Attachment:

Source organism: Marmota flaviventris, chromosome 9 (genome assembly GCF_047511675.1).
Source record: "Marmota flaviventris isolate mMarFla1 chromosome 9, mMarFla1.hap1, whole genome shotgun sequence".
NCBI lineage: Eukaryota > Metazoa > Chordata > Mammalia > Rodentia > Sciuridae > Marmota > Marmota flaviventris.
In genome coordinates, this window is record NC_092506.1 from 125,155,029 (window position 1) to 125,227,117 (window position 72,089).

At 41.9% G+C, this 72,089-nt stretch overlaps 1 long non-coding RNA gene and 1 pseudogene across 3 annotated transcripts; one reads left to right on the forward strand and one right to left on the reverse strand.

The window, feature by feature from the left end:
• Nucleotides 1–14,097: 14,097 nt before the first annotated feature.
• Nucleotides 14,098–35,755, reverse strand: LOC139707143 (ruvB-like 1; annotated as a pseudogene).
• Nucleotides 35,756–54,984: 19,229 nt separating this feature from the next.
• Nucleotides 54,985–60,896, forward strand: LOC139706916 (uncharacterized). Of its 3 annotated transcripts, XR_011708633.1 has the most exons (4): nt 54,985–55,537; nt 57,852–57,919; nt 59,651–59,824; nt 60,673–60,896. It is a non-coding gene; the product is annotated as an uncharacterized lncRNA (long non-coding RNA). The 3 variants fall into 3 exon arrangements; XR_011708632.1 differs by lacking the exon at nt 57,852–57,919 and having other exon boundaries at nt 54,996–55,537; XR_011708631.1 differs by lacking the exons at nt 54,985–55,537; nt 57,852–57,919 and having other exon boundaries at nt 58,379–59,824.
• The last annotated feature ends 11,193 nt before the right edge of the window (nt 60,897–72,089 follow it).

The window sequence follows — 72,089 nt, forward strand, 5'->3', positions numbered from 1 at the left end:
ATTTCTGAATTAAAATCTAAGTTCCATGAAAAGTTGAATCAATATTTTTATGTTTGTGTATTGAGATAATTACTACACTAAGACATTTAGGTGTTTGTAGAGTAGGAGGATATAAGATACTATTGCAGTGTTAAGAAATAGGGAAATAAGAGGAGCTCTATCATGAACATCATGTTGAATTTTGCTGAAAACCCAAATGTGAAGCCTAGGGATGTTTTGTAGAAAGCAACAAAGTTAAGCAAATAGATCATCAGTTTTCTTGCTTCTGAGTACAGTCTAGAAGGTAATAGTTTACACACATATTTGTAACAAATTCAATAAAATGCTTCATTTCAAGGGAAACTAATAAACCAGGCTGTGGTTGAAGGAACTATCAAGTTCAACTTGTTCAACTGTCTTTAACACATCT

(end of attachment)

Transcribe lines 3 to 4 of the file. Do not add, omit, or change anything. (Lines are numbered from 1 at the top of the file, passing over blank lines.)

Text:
NCBI lineage: Eukaryota > Metazoa > Chordata > Mammalia > Rodentia > Sciuridae > Marmota > Marmota flaviventris.
In genome coordinates, this window is record NC_092506.1 from 125,155,029 (window position 1) to 125,227,117 (window position 72,089).